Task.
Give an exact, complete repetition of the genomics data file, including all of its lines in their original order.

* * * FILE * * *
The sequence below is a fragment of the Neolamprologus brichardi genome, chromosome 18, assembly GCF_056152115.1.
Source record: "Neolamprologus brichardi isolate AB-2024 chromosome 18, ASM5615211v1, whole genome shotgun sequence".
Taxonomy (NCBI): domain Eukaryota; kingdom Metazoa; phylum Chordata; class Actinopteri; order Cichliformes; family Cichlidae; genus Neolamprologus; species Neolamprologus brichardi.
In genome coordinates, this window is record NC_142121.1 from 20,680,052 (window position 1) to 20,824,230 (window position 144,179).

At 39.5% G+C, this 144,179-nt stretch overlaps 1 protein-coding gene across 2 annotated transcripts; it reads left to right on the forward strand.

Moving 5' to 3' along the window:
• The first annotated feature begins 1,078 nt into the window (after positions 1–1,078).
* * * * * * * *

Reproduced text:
The sequence below is a fragment of the Neolamprologus brichardi genome, chromosome 18, assembly GCF_056152115.1.
Source record: "Neolamprologus brichardi isolate AB-2024 chromosome 18, ASM5615211v1, whole genome shotgun sequence".
Taxonomy (NCBI): domain Eukaryota; kingdom Metazoa; phylum Chordata; class Actinopteri; order Cichliformes; family Cichlidae; genus Neolamprologus; species Neolamprologus brichardi.
In genome coordinates, this window is record NC_142121.1 from 20,680,052 (window position 1) to 20,824,230 (window position 144,179).

At 39.5% G+C, this 144,179-nt stretch overlaps 1 protein-coding gene across 2 annotated transcripts; it reads left to right on the forward strand.

Moving 5' to 3' along the window:
• The first annotated feature begins 1,078 nt into the window (after positions 1–1,078).